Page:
At first, I was going to build the table—a bit of polished drift wood atop hairpin legs spray-painted eggshell white. That was, until I saw the price for a single hairpin leg online—a whopping $25 a leg. With four legs and maybe a lucky find at Ocean Beach, my dream table would be $100 without tax (or any additional tools save for my bloody hands and a rock).
On a friend’s suggestion I visited Urban Ore in Emeryville, hopefully to find a full set of slightly rusty but usable hairpin legs for nothing more than a few dollars.
I had no such luck. But, instead, I found a shabby little table that may have been a small desk or a nightstand for $15. My project turned from building to refurbishing—it still seemed like a great DIY opportunity in the making.
Next I made a stop at the local Loews. I had some antique white paint at home that the landlord stored for wall retouching that I would use to patch up the table, but I needed a sealant, wood filler, sandpaper, face mask, a puddy knife and a brush. In addition, I wanted to add some flair to the table—a bit of gold to decorate the top.
I was aghast at the prices of what I considered to be just a “few small things”. After the $13 high quality brush which I insisted on having to slap a fine even paint coat on, the $5 each for face mask, sandpaper, and wood filler, and $10 for the sealant and puddy knife, my Loews supplies topped out at almost $48 without San Francisco’s incredibly high sales tax.
I hadn’t even bothered with the gold paint, the cheapest supply, at only $3.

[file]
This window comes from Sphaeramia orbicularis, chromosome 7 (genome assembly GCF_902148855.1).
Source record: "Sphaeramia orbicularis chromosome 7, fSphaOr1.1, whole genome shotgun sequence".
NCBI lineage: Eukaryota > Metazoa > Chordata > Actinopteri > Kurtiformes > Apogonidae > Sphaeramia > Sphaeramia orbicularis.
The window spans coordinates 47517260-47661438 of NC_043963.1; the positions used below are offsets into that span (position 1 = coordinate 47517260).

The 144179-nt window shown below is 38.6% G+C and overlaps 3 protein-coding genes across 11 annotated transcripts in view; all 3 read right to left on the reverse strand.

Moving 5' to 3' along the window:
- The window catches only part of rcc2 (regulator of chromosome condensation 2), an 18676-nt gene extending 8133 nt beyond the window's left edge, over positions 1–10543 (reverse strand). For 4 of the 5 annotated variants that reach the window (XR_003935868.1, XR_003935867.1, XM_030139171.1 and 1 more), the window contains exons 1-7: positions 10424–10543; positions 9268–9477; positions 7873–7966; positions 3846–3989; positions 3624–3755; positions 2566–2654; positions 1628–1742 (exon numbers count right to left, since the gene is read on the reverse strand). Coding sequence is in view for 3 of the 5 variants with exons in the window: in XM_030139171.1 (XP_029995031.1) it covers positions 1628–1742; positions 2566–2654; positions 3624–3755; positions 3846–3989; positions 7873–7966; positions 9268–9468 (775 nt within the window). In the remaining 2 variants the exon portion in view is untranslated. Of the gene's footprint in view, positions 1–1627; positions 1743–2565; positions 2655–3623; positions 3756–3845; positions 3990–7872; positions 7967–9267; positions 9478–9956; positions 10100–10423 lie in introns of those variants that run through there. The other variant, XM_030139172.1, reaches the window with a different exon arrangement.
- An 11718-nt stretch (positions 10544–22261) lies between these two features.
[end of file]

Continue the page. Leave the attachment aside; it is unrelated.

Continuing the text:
Licking my financial wounds, I decided that it would be all right—I had needed a small stool stand as well, so really all of these supplies would last for two projects, and not just one, potentially evening my costs out at roughly $40 per object.
And, obviously, I would be a success the first time around.
Everything was going great; I had filled in the table’s nicks, sanded the entire baby down, and slapped on a primer and a first coat of a beautiful off white paint.
Then I laid down the paint tape, got “artistic”, and brushed on my gold paint.
One hour later, the moment of truth revealed itself: my gold graphic was a disaster. The paint had bled under the tape, and in general the design was a mess.
My greatest fear, that my DIY would look like an amateur wreck, had come true. Over budget and with ugly on my hands, I sat in my garage covered in paint, demoralized and chilled to the bone.
But, I took one more look at my ugly console table and thought, “Well, at least I learned something. And I am 75% there to expert. Next time, it will be 100%.”
When embracing DIY, one must accept inevitable disappointments that comparatively look underwhelming to our Pinterest and Youtube dreams. Knowing how something comes into being is a large part of the lesson and the stepping stone to development of any handy skill.
Do not be deterred—and maybe post some of that stuff on Craigslist. How does the saying go? One man’s garbage could be another man’s treasure? So it may be in a world trying to remember what hand made means.
As I said, do not be deterred. Myself, I have to do at least one other furniture project to make the cost of my supplies worthwhile. I’m thinking a stool for a sitting place on my porch, or for inside as another surface where I can throw my clothes on.
There’s also my ambitious goal to grow a tiny smattering of edible plants on said porch. I know the odds are stacked against me: I live in an urban environment unfriendly to most vegetation, and I have never been able to successfully support an indoor house plant for more than six months. This is just two points of a long, wince-worthy list of points that all lead to sad pots of dead things in a few weeks.
Still. I’d like to try. And try again, and at least know how it all comes together, and even how it can all come apart.